Omowale Adewale, Brotha Vegan, Black Men Speak on Food, Identity, Health, and Society
Omowale Adewale is an activist and organizer, and the founder of Black VegFest, a network of African American festivals celebrating veganism, wellness, social justice, and resilience throughout the United States. A former athlete in bodybuilding and track and field, he is certified both in plant-based nutrition and as a USA boxing coach. He lives in Brooklyn, NY. His website is omowale.org.
In 2010, Lantern published Sistah Vegan: Black Women Speak on Food, Identity, Health, and Society, a landmark anthology edited by A. Breeze Harper that highlighted for the first time the diversity of vegan women of color’s response to gender, class, body image, feminism, spirituality, the environment, diet, and nonhuman animals. Now, a decade later, its companion volume, Brotha Vegan, unpacks the lived experience of black men on veganism, fatherhood, politics, sexuality, gender, health, popular culture, spirituality, food, animal advocacy, the environment, and the many ways that veganism is lived and expressed within the Black community in the United States.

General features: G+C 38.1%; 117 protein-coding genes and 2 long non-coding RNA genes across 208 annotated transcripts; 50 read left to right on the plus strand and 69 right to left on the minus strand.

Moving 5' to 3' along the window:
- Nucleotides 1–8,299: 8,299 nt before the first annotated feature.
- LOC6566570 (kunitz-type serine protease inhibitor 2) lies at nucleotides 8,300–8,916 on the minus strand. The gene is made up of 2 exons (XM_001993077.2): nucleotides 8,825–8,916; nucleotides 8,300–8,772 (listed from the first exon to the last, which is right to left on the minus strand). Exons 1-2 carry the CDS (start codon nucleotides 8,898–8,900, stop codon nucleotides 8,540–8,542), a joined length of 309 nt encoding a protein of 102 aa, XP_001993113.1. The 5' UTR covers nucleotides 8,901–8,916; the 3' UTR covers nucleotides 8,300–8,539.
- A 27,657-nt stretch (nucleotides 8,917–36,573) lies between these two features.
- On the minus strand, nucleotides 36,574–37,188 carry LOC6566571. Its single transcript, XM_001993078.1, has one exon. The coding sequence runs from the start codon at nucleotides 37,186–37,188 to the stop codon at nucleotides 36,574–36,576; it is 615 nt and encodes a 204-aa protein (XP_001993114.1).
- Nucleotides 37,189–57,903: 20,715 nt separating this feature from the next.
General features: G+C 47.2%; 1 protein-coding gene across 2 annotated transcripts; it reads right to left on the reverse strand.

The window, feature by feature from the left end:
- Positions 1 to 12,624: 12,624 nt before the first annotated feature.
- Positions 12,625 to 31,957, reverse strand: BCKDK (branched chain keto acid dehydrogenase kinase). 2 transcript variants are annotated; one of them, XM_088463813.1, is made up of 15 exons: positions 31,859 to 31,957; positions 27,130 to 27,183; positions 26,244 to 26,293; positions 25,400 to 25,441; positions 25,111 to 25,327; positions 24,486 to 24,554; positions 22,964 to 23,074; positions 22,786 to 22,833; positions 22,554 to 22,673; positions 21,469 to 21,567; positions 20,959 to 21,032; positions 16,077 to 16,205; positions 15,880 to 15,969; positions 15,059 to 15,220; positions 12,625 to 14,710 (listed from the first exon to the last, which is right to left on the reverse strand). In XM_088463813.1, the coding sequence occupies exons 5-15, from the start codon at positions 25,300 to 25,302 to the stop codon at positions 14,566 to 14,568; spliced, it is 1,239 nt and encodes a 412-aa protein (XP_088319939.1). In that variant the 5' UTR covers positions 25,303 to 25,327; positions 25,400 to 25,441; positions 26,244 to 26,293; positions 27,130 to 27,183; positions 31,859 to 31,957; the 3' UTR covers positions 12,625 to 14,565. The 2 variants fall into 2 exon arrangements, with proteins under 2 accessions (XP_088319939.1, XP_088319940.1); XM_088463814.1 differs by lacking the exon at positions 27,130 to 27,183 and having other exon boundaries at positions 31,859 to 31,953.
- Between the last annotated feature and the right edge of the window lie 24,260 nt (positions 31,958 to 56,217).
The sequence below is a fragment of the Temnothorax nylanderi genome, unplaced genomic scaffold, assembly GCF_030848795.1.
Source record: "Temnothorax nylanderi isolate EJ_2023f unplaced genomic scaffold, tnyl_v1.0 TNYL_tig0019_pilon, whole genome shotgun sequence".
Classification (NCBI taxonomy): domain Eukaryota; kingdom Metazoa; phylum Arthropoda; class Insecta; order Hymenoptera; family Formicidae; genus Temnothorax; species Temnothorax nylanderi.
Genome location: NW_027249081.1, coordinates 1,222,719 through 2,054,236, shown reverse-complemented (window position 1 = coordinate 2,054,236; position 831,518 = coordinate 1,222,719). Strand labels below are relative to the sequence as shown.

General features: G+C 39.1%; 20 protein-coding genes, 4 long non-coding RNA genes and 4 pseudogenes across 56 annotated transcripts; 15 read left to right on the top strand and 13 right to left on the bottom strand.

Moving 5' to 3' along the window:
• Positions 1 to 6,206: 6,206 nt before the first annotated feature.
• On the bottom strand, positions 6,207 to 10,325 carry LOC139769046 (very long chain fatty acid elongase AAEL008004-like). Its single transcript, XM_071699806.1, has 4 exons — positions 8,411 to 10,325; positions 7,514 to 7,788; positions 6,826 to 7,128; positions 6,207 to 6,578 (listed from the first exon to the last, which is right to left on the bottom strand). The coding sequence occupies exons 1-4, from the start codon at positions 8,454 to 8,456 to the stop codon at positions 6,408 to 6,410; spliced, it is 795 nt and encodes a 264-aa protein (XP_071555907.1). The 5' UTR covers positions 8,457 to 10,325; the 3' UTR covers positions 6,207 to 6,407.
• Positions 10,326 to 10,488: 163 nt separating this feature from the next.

Edited by Omowale Adewale—founder of Black Vegfest, and one of the leading voices for racial and economic justice, animal rights, and black solidarity—Brotha Vegan includes interviews with and articles by folks such as Brooklyn Borough President Eric Adams, Doc (of Hip Hop is Green), chef Bryant Terry, physicians Anteneh Roba and Milton Mills, DJ Cavem, Stic of Dead Prez, Kimatni Rawlins, and many others. At once inspiring, challenging, and illuminating, Brotha Vegan illustrates the many ways it is possible to be vegan and reveals the leading edge of a “veganized” consciousness for social renewal.
Listen to the IT’S ALL ABOUT FOOD interview with Omowale Adewale in 2013.